NIH Research Festival
Abstract Large human observational studies consistently show an inverse relationship between cardiorespiratory fitness and various cancer mortality however the underlying molecular mechanisms remain unclear. We have previously reported that the tumor suppressor p53 regulates mitochondrial respiration, promotes aerobic exercise capacity and mediates its adaptive improvement with exercise training. We also recently uncovered a mechanism by which p53 protein and its activities can be partitioned between the nucleus and mitochondria via the disulfide relay system involving mitochondrial import protein CHCHD4. Based on these studies, we have now investigated whether exercise stimulus can partition the subcellular activities of p53 to help explain the association between exercise and cancer prevention. Herein, we report a genetic mechanism by which exercise suppresses CHCHD4 expression, thus preventing the import of p53 into mitochondria while increasing its nuclear localization and activity. To further explore the biology of the interaction between CHCHD4 and p53 in vivo, we generated CHCHD4 transgenic mice which showed decreased resting and exercise stimulated levels of nuclear p53 transactivated genes. These results suggest that the suppression of CHCHD4 expression by exercise, which in turn partitions the subcellular localization of p53 to the nucleus, may contribute to the observed benefits of exercise against cancer.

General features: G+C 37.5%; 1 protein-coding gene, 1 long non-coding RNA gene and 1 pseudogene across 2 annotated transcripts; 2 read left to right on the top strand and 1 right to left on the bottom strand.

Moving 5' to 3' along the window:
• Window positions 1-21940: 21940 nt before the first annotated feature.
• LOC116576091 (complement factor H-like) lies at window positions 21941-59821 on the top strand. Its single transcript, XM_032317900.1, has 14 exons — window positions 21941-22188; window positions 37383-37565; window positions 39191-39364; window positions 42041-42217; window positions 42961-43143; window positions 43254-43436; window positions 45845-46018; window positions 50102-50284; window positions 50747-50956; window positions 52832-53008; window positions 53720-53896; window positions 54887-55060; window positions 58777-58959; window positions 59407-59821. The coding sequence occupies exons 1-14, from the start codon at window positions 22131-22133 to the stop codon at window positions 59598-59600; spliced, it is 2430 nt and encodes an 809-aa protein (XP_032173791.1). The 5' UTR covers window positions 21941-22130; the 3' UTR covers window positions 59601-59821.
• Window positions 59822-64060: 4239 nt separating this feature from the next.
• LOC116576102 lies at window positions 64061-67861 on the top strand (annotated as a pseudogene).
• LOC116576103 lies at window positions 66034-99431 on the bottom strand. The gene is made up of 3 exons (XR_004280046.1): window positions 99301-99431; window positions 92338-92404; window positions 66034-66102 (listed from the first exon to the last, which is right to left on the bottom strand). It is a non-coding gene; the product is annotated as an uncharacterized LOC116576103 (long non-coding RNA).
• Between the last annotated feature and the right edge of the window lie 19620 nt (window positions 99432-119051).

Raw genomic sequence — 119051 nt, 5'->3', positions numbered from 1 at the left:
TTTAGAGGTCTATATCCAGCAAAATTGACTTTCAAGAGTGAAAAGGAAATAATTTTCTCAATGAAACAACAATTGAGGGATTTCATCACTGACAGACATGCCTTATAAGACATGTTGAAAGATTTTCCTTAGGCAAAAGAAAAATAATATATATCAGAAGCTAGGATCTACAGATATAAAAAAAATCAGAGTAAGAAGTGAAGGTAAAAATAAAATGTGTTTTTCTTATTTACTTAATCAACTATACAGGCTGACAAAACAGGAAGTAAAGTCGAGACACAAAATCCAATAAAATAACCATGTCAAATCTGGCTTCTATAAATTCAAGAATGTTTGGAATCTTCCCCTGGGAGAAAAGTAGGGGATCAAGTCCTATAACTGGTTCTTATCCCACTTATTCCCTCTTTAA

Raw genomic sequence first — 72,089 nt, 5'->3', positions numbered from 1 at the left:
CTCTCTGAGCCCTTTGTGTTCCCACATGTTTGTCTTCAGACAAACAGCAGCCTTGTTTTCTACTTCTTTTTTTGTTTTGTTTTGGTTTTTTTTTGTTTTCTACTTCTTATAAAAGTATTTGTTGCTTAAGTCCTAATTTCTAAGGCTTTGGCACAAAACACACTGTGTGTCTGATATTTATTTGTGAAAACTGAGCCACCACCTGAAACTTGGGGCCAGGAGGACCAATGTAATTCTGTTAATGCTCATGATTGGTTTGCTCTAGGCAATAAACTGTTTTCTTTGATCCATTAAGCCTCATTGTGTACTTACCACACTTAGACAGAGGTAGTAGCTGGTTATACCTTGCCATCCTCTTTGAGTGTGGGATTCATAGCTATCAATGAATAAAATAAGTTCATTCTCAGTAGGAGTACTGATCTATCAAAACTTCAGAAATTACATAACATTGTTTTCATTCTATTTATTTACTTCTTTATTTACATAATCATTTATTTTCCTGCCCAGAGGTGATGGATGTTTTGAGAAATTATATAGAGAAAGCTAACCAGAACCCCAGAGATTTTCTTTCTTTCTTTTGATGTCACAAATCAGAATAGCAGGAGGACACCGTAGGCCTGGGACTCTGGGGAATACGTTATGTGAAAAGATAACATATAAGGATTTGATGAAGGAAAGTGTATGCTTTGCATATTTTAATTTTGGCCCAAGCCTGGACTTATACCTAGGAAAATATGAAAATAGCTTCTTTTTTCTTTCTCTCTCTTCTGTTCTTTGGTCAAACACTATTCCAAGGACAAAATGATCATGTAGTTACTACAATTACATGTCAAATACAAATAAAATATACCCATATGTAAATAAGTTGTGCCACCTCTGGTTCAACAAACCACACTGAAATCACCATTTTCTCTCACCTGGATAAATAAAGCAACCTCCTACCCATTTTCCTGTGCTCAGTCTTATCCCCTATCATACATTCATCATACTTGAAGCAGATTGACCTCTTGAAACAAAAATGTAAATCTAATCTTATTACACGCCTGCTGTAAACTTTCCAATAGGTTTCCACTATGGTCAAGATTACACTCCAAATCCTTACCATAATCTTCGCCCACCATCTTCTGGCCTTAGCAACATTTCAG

Scientific Focus Area: Cancer Biology
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